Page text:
It might be worth it for tribes to review this report or their state’s individual CFSP [which are usually available online] to see what they say, and perhaps let the Children’s Bureau know if the tribe disagrees. This is one of the few areas where federal funding is remotely tied to ICWA compliance. In case you’re wondering, here is what the federal Administration for Children and Families considers consultation. ACF Consultation Policy )
Casey Family Programs Oklahoma Case File Review report.
In determining whether the duty to consult was fulfilled, courts must consider whether the Crown met its duty to act honourably and provide a meaningful process of consultation, not whether the Crown and the First Nation reached agreement. As McLachlin C.J.C. instructed in Haida Nation at para. 63, the focus is not on the outcome, but on the process of consultation and accommodation. Accordingly I must decide whether the consultation process that took place fulfilled the Crown’s duty to provide a meaningful mid-range consultation.
As much as the Minister’s office was entitled to review and inform itself from and to a degree rely upon the engagement record, the Haida Nation duty to consult ultimately rested with the Province. It is only the Crown in right of the Province who had the ability to provide sufficient remedies to achieve meaningful consultation and accommodation: Rio Tinto at paras. 59-60. As the British Columbia Court of Appeal made clear in Neskonlith Indian Band at para. 68, local governments lack the authority to engage in a nuanced and complex constitutional process.
In my view the Province failed to ensure that the parties to the consultation understood the differences between the two types of consultation processes required. This confusion led to frustration, particularly on the part of the Nations, as the parties with the responsibility and authority were not at the table until the matter reached the Minister’s office in December 2012. The Province was obliged to make the s. 35 consultation process “as transparent as possible” and clearly articulate what roles the municipality and the Province were playing in carrying out the consultation: Ke-Kin-Is-Uqs v. British Columbia (Minister of Forests),2008 BCSC 1505 (CanLII), 2008 BCSC 1505 at para. 147.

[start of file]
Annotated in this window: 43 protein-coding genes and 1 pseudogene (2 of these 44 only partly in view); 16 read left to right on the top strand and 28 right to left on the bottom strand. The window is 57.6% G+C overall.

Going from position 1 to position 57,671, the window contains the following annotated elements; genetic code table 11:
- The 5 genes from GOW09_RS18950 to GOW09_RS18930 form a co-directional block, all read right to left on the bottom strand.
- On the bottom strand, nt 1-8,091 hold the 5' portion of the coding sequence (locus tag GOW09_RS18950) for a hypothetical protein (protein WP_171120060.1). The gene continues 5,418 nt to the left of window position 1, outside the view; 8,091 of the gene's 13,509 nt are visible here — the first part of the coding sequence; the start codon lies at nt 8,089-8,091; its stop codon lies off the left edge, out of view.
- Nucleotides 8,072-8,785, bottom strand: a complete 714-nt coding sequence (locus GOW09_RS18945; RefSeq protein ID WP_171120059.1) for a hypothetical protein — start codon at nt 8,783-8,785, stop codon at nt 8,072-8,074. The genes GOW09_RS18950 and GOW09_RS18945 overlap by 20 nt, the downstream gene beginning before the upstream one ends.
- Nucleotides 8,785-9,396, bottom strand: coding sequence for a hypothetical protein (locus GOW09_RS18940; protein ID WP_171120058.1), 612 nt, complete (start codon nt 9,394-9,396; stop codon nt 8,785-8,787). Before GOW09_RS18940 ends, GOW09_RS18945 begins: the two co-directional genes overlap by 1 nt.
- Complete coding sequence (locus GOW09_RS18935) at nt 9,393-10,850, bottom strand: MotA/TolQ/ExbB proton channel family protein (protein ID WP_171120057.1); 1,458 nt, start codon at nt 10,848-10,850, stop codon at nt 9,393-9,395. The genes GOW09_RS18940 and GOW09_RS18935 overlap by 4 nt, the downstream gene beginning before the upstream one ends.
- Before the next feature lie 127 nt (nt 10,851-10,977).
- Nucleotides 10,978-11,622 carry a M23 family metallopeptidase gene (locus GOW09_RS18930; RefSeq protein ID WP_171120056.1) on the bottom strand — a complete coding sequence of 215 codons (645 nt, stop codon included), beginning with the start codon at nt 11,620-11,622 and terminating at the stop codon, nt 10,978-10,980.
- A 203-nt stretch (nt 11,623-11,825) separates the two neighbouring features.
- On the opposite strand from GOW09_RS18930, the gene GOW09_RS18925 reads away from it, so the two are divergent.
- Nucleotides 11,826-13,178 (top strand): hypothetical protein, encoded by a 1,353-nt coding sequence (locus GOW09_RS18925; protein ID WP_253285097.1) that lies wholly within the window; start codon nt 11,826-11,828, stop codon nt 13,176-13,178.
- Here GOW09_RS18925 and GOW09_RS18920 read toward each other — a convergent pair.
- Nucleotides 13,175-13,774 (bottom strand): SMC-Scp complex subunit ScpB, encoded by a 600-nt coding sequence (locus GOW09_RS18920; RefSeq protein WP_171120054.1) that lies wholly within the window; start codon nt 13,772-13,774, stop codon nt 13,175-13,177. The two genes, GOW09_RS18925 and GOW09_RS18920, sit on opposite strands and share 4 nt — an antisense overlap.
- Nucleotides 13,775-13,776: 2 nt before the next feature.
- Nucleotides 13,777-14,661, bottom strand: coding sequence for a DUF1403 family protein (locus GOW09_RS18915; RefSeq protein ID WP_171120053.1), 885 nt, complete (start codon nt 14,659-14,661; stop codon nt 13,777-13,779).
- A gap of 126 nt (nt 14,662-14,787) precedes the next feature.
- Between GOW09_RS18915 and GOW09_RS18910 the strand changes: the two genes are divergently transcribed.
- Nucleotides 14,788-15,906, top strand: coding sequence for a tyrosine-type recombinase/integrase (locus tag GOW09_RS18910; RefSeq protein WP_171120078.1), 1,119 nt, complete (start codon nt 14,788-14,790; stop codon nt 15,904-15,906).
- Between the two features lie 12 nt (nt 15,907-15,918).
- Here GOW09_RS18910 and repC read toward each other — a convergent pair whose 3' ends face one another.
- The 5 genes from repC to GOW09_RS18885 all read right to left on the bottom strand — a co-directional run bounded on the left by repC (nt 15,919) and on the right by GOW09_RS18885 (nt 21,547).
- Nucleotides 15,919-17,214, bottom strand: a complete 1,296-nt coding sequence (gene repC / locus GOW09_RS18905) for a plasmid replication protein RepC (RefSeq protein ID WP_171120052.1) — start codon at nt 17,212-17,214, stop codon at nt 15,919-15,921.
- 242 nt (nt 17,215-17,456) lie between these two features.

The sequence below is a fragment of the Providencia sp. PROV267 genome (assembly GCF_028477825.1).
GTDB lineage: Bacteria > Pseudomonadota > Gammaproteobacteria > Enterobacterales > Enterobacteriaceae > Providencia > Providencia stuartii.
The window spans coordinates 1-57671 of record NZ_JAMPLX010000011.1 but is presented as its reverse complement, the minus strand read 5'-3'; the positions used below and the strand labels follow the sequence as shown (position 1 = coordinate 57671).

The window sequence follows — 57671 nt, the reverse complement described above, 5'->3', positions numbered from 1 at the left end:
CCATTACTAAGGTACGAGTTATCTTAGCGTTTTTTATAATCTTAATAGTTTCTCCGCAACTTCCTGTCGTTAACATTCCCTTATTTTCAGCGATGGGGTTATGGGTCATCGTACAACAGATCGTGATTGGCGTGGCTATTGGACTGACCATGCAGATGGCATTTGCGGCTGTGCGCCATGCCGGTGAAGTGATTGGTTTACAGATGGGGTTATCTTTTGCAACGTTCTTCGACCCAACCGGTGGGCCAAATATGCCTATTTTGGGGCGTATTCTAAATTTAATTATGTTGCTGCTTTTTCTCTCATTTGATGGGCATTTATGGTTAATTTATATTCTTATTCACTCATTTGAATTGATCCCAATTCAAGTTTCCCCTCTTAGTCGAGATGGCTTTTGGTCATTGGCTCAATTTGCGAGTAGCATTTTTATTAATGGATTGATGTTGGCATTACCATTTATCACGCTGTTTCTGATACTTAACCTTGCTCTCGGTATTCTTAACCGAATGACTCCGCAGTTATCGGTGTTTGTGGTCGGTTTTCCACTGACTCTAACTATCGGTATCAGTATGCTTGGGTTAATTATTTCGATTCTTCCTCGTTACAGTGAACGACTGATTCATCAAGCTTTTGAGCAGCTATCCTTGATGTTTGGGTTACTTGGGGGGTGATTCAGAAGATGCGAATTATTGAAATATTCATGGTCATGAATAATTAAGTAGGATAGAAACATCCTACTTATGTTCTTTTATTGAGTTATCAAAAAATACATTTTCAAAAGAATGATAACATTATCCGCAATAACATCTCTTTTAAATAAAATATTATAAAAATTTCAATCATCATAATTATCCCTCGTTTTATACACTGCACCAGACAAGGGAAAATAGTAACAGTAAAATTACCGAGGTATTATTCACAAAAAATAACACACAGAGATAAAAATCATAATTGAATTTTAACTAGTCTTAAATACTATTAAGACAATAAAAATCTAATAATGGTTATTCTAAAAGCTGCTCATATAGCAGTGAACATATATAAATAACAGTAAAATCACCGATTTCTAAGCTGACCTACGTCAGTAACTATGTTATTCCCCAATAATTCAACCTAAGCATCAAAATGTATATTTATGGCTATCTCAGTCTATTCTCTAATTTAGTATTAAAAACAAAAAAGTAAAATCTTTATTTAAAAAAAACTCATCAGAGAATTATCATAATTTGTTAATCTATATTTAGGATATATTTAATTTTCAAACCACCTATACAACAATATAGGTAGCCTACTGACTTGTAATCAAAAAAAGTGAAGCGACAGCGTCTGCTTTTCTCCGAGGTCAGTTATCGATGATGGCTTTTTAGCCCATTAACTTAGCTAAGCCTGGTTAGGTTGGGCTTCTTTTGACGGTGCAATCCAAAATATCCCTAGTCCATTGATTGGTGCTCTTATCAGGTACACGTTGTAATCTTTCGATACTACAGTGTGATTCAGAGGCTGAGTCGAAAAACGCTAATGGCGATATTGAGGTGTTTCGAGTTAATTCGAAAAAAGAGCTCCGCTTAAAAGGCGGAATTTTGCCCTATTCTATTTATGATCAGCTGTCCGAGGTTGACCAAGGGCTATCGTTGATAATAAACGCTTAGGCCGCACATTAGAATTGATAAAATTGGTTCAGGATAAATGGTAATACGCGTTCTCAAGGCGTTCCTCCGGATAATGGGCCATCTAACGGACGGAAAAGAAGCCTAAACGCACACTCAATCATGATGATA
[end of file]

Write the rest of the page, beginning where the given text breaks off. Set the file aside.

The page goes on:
Once the Ministry received Whistler’s engagement record, I am of the view that the consultation process engaged in by the Province relied almost exclusively on Whistler’s engagement record. The Province made little attempt to engage in its own consultation: it held no face to face meetings with representatives of the Nations; it made no attempt to involve any other Ministry with whom the Nations dealt in other ongoing negotiations; and it denied requests for further consultation because of time constraints imposed by the upcoming election.
Although the Province had no obligation to agree with or accept the Nation’s position, the position of the Province, from beginning to the end of the short consultation period remained intransigent. While appearing to listen the Crown was, in my view, in fact locked into its position from the beginning and ultimately closed the door to further discussions, advising the Nations the OCP had to be approved before the election writ dropped, thus foreclosing any further consultation.
At its heart, the dispute over a stay boils down to a disagreement over the NHPA consultation process. Intervenors argue that the process by which the Programmatic Agreement was created was inadequate, and therefore fails to fully protect the Tribe’s [Oglala Sioux] sensitive and significant historic and cultural resources. Powertech, and the NRC Staff disagree and believe the Programmatic Agreement memorialized a fair and adequate process that fully protects all potential cultural and historic resources at the Dewey-Burdock sites.
As with Idle No More coverage (and for the same reasons), we’re using twitter (@ILPCTurtleTalk) to retweet coverage and photos from Elsipogtog and other related protests. Our retweets are also automatically posted to our Facebook page.